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(Photo: Zach Catanzareti)

ARCA Racing Series Breakdown: 2019 Kentuckiana Ford Dealers 200 at Salem

Sunday proved a redemption song for Venturini Motorsports driver Michael Self, who scored the win in the rain-shortened Kentuckiana Ford Dealers 200 at Salem Speedway.

Rewinding back to last fall’s Salem race, Self had one of the worst starts in his ARCA career, hitting everything but the pace car in the opening 100 laps of the event before being taken out by Zane Smith. 

That performance was in the rear view mirror on Sunday. Fresh off a short track win at 5 Flags Speedway last month, Self qualified fourth and by lap 28 took the race lead from polesitter Carson Hocevar, a lead Self would not relinquish until the yellow flag flew on lap 89 for a Ty Gibbs spin. As pit stops cycled, Self would find himself back in the race lead when the event went back green on lap 95, only to be red flagged for good on lap 101 when a rain squall drenched the Salem Speedway. With the ground already heavily saturated (there was standing water visible on the apron in turn 1 for the entirety of Sunday’s race), ARCA officials decided to call the event.

The major headline for the weekend came before the race went green on Sunday. Christian Eckes, the defending Salem spring winner and a title favorite for 2019, was hospitalized over the weekend with flu-like ailments and was unable to start Sunday’s race. Though Harrison Burton filled in for the No. 15 team in terms of securing owner points, Eckes scored no driver points as a result of his illness (more on the point standings later). 

The Good

Self spent the build-up to last month’s race at 5 Flags Speedway describing how he sucked at short track racing. Yet, in the months since ARCA left the Daytona International Speedway, Self has scored consecutive wins…on short tracks. And unlike at 5 Flags, where Self capitalized on Raphael Lessard’s late race fade, Self proved untouchable up front after he cleared Hocevar, even with short-track ace Chandler Smith running in the top five. Coupled with Eckes’ ailments, Self and Venturini Motorsports’ flagship No. 25 are back at the top of the ARCA Racing Series heap. (Side note: it was cool to see was Self getting choked up wishing his teammate Eckes well in trackside remarks following ARCA’s call of the race. Very classy).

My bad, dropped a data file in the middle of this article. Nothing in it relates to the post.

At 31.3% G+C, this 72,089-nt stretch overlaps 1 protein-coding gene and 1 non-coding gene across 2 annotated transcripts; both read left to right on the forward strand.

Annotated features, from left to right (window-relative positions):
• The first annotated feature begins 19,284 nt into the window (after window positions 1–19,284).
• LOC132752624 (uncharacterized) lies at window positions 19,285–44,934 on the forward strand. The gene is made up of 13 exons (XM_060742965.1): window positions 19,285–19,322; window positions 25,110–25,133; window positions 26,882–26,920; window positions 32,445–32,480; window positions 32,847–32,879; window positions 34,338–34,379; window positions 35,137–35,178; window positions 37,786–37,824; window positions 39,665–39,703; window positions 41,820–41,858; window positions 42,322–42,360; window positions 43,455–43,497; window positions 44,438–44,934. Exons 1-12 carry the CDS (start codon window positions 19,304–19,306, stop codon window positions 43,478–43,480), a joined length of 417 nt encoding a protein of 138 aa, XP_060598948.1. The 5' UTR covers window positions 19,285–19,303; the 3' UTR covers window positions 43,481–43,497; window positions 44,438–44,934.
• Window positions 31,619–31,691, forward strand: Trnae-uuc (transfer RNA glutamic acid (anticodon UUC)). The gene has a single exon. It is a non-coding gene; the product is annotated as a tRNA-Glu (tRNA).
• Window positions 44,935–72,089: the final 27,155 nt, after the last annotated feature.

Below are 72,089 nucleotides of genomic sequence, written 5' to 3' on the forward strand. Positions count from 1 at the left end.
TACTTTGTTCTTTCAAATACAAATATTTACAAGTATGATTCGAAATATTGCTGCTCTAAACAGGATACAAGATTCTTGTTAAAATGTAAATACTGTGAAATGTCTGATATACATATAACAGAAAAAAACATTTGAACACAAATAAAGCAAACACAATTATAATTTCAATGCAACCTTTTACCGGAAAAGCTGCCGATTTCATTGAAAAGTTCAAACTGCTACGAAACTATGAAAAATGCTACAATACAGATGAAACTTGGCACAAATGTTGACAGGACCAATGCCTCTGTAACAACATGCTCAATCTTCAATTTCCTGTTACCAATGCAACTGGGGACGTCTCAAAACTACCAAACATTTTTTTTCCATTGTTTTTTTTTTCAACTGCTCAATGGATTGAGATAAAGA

Sam Mayer made more progress through the front of the field than any other driver on Sunday, with the GMS Racing prospect ending the event in the runner-up position, a career-best finish for the teenager. Mayer was visibly frustrated in his post-race interview with ARCA’s decision to call the race early, as the team was confident their car could challenge Self had the event gone green. For now though, GMS’ venture back into ARCA racing seems to have found its footing.

Hocevar’s weekend resulted in his second career ARCA pole and a career-best third-place finish. Corey Heim’s fifth place result was tops for the Chad Bryant Racing operation for the second consecutive race and equaled his career best finish.